The nature of my specifically transgender womanhood is something that I am proud to own. There is a well known remark from the French writer and philosopher, Simone De Beauvoir, who said “One is not born, but rather becomes, a woman.” In Beauvoir's meaning, a woman is the being that has grown from the beginnings of girlhood, and been shaped by age and by experience and by the blossoming of maturity. And when I examine myself as a woman, I can see that and I can feel it resonate, to my core.
I have grown into a woman, and learned more about myself and about gender through that growth than I could ever have imagined. In particularly, I have learned that one cannot pin gender down to biology or appearance. I recognise trans women as women, as I recognise trans men as men, as I recognise the validity of non-binary people living on a spectrum of or entirely between notions of rigid or fluid gender identity, and through that recognition of the varying shades of gender I am able to find truth in my own womanhood. It is a womanhood does not aspire to a cis nature.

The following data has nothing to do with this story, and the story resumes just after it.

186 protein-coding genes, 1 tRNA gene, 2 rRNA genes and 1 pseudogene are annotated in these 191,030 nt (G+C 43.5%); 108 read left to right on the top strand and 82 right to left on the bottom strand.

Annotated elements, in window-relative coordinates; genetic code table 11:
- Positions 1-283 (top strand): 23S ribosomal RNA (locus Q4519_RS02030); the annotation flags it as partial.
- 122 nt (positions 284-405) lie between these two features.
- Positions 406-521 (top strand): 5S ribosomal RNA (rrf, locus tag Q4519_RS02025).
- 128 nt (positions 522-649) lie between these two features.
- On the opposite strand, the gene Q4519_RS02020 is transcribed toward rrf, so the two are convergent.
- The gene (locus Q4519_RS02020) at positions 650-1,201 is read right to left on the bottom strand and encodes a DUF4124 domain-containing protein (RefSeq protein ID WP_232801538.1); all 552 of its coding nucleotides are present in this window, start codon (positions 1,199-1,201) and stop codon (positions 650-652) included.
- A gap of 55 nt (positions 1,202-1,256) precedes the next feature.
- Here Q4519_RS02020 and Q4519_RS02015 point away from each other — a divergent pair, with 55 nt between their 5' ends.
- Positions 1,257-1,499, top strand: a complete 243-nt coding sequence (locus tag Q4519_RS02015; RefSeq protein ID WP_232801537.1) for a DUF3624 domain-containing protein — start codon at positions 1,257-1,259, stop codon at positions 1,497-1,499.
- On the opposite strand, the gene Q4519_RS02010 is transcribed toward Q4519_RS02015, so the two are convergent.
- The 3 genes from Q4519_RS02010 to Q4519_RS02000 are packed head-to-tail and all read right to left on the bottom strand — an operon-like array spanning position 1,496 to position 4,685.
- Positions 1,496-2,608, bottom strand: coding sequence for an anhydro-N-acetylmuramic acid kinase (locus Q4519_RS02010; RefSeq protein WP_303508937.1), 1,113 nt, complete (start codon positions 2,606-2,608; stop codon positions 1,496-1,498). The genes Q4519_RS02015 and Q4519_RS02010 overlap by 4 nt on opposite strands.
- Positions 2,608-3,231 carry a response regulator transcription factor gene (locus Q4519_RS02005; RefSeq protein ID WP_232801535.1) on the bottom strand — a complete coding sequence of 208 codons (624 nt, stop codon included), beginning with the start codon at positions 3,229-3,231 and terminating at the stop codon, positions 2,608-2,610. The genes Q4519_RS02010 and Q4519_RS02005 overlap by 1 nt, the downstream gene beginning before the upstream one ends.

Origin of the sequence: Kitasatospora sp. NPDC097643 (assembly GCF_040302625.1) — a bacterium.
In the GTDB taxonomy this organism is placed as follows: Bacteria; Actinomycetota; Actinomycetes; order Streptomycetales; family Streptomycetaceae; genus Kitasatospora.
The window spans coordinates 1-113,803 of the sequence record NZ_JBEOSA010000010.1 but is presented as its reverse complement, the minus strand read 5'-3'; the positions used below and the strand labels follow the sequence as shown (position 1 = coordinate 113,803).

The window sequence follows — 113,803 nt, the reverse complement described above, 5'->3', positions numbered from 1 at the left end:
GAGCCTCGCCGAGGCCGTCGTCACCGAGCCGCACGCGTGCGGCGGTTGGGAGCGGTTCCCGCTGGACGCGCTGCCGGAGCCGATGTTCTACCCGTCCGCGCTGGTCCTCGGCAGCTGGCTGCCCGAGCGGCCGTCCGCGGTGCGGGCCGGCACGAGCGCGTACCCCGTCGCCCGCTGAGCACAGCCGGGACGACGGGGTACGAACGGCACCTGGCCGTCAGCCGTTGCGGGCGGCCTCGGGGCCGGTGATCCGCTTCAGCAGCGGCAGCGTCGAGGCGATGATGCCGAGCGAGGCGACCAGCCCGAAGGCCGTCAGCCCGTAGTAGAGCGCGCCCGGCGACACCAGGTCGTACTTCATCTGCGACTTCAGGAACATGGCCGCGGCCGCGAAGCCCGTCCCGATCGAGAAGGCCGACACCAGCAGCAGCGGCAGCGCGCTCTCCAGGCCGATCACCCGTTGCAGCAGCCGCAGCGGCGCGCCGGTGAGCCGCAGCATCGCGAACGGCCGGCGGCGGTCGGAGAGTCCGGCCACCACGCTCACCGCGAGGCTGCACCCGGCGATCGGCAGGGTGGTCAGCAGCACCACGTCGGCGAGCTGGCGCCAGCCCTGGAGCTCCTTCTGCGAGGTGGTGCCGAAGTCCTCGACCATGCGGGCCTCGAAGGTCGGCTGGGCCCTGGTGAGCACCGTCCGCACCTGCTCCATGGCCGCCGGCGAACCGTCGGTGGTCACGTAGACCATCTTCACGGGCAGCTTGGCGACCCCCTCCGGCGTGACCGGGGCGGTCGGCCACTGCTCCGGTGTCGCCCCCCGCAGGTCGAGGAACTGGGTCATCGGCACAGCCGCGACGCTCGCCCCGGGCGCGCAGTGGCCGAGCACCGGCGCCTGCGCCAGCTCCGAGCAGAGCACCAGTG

We introduced readers to Australian non-binary actor JayR Tinaco, who landed their first big role on Netflix series Another Life in 2019.
On the subject of representation, Tinaco, who grew up in rural North Queensland and is of Filipinx descent, told SBS Pride: "I think in general it’s just important to see all walks of life on our screens."
"The media is such a huge influence on our lives and to see yourself on screen is so powerful, especially for young people," they continued. "I remember growing up and not having anyone that I could relate to. It alienates you and for a young kid in a small country town, that can end up being pretty dangerous."